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Eagleburger Blames Soviet Union for Blocking Withdrawal of Foreign Troops from Lebanon

A ranking State Department official blamed the Soviet Union for the impasse in Lebanon and accused it of blocking the withdrawal of all foreign forces from that country.

Lawrence Eagleburger, Undersecretary of State for Political Affairs, also praised Israel as “perhaps our most outstanding success story in developing a series of nations in that area (the Middle East) able to defend themselves from internal subversion and external aggression, with strong economies and just societies.”

Eagleburger spoke yesterday at the opening session of the 24th annual meeting of the American-Israel Public Affairs Committee (AIPAC) here. The Soviets are “deeply engaged in Syria in preventing removal of foreign forces from Lebanon, ” he said, adding that the U.S. had “hoped the new Soviet leadership would be more cooperative in relations with the United States.” He also observed that “We want changes in Soviet behavior in human rights.”

ISRAEL’S ENEMIES ARE SOVIET CLIENTS

Eagleburger said “It is no coincidence that Israelis most implacable enemies are by and large clients of the Soviet Union. Many of the other states in the region, however, share with the United States and Israel a common interest in resisting Soviet encroachments in the Middle East. Most of the dramatic evolution toward peace in the Middle East over the last decade has stemmed from the growing realization that the conflict with Israel runs counter to this interest,” Eagleburger said.

The State Department official said America’s “ongoing generous economic assistance not only helps Israel defend itself. It is also an investment in our own country’s security. Israel’s democratic institutions and its political stability make it a reliable and dependable friend. Its military power is seen by the Soviets as standing in the way of their expansionist ambitions in the Middle East. The security of Israel is vital to American interests,” Eagleburger maintained, and “We will not stand idly by in the face of Soviet threats to that security.”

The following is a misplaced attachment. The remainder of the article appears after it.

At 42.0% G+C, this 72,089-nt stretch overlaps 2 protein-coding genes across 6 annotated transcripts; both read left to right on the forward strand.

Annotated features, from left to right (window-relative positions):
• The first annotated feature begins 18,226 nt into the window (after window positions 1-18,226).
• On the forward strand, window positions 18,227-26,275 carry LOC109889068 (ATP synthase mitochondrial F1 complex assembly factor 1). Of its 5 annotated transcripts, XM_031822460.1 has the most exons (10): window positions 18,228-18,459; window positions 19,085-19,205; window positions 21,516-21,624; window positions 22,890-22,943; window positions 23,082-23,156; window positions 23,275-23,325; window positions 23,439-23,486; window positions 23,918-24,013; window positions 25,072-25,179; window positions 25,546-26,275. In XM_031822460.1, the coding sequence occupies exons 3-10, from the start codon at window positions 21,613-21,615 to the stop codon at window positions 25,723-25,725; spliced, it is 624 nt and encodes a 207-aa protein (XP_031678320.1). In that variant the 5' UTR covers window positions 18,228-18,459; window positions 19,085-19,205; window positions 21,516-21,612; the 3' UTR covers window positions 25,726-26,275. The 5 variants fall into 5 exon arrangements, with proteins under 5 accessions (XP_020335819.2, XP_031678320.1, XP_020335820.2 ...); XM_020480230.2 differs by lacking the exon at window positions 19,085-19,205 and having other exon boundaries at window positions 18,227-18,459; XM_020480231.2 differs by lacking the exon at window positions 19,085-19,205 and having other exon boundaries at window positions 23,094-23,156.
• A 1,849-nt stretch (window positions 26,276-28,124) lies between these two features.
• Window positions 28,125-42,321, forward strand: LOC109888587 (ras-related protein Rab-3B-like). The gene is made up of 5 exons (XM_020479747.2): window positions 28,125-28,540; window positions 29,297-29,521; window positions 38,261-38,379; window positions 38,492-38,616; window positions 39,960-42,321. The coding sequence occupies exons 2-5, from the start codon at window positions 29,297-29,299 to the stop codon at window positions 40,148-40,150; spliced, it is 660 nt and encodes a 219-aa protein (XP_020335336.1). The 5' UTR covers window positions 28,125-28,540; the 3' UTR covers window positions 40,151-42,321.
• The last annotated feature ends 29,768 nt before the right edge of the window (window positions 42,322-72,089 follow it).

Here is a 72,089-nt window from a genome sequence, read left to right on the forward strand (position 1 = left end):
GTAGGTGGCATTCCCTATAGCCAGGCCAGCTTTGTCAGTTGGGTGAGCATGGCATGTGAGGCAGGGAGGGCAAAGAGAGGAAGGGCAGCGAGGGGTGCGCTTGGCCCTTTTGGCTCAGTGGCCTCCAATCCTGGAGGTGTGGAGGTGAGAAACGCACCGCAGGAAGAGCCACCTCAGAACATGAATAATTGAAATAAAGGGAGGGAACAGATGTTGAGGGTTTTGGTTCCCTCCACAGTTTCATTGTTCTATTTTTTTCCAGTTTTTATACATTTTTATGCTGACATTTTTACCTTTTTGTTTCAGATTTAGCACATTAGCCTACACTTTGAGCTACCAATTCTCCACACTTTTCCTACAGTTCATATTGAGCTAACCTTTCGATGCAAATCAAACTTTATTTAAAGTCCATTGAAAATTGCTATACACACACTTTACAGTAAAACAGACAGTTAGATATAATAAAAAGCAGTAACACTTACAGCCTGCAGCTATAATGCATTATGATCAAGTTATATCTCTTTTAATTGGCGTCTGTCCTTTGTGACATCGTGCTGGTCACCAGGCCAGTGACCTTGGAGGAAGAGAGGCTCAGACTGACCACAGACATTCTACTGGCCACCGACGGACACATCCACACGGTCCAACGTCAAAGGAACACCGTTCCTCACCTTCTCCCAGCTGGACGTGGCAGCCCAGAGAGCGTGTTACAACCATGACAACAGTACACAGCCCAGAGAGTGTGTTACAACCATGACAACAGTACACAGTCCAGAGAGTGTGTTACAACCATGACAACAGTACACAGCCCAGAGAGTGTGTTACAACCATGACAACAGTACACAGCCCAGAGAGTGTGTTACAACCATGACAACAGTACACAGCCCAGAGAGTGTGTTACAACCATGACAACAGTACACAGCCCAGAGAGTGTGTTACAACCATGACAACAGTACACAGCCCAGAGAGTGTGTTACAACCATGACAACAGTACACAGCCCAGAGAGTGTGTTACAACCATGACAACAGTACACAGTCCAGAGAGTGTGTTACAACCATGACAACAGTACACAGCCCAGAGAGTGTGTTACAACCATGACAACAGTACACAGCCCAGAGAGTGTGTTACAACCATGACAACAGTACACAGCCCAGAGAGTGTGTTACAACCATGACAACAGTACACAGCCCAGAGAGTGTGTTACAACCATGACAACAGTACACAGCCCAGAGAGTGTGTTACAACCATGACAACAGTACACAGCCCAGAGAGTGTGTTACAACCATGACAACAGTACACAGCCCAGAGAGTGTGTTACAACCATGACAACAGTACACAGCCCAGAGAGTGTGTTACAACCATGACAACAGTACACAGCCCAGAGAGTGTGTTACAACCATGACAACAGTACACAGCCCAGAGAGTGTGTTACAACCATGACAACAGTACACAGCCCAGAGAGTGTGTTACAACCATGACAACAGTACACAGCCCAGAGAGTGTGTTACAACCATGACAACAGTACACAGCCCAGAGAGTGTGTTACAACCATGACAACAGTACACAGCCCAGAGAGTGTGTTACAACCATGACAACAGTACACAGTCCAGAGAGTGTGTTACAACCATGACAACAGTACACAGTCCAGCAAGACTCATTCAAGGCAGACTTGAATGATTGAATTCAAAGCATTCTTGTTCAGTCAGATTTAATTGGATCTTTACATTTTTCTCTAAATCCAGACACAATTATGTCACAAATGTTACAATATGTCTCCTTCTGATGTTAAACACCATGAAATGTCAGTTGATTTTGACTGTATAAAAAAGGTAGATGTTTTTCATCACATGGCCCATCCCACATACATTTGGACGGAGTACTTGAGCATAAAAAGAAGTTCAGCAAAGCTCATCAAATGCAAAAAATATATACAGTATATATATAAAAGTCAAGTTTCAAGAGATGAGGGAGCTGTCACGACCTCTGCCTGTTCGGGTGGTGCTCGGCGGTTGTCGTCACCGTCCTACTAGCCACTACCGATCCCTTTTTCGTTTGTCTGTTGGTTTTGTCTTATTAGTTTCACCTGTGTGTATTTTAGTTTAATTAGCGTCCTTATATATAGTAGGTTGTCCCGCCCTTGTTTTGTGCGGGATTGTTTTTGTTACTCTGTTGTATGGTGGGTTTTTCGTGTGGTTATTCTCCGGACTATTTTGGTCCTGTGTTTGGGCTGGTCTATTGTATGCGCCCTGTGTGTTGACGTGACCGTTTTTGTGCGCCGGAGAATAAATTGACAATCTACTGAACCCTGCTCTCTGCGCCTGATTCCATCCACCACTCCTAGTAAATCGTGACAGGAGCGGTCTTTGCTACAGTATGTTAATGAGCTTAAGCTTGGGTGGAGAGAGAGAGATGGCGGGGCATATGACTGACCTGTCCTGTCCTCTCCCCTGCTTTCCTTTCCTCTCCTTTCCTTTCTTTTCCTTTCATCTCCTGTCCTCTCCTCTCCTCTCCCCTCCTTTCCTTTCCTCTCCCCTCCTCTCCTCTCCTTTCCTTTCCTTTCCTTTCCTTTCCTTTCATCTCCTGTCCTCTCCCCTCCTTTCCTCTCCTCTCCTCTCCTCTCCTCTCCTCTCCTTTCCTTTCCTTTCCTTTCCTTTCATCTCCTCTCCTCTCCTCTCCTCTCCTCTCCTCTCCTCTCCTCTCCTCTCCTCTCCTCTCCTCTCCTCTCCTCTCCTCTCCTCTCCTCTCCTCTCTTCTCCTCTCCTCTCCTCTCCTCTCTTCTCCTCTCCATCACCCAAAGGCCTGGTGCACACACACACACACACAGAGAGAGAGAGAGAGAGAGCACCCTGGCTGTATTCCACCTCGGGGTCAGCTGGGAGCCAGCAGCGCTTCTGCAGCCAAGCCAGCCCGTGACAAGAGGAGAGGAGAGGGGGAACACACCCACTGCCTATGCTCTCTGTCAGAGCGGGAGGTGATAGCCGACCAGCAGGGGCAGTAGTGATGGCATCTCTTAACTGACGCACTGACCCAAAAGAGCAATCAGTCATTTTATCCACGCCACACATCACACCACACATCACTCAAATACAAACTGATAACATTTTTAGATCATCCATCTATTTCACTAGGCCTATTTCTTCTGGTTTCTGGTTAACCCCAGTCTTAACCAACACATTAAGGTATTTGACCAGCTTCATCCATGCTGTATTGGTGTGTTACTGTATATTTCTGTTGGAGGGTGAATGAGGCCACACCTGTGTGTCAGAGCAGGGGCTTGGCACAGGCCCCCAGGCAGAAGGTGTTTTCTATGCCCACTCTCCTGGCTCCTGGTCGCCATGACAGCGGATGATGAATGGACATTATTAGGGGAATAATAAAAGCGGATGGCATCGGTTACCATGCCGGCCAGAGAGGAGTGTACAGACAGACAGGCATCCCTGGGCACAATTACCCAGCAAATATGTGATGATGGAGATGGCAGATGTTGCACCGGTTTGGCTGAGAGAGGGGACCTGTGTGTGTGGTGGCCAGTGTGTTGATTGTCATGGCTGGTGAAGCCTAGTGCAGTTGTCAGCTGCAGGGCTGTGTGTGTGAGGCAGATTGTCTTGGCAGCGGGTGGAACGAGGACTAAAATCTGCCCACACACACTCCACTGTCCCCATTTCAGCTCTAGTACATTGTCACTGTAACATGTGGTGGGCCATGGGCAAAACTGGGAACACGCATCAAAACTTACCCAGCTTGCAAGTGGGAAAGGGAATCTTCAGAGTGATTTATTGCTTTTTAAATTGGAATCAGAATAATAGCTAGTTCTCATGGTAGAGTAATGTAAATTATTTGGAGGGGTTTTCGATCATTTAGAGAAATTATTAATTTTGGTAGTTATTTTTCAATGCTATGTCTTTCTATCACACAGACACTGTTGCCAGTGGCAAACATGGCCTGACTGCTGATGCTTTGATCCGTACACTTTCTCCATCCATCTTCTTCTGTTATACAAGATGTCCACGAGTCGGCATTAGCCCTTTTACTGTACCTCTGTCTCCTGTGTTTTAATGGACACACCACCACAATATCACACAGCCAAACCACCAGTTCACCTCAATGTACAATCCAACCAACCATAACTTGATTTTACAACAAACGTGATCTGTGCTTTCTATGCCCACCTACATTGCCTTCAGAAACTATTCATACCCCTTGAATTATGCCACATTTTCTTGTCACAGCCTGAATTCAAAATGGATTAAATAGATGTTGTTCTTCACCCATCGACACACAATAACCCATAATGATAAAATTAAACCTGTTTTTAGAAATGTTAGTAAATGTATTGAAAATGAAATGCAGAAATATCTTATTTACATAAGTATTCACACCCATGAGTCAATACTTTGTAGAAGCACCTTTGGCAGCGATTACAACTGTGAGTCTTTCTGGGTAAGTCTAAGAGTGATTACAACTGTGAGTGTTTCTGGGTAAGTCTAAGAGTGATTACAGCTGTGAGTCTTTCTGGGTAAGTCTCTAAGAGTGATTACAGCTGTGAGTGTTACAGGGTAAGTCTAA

Speaking of the situation in Lebanon, Eagleburger said, “Although the Lebanese have no fundamental quarrel with Israel, the domination of large areas of Lebanon by Soviet-backed foreign forces blocked all avenues to peace. With the elimination of that bellicose presence from its capital and the conclusion of an agreement that would provide for withdrawal of Israeli forces, we believe that Lebanon is now back on the road both to full sovereignty over its territory and to productive relations with its neighbors.”

With respect to Syria, Eagleburger said “Syria must now decide whether it will assist Lebanon in ridding itself of all foreign forces or will seek to keep that country in a state of torment.” He accused the Soviets of trying “to disrupt the peace process at every turn” and cited “the current heavy build-up in Syria, reinforcing resistance to the Lebanese-Israeli agreement,” as “the most recent example of this irresponsibility.”

Eagleburger said the U.S. was “deeply concerned by the virtual cessation of Jewish emigration from the Soviet Union.” He said that “in any meetings he has had with Soviet officials, Secretary of State George Shultz has reiterated and will continue to reiterate that Soviet refusal to permit Jewish emigration is not only a violation of its obligations under the Helsinki accords, but it is also a serious obstacle to the improvement of United States-Soviet relations.”

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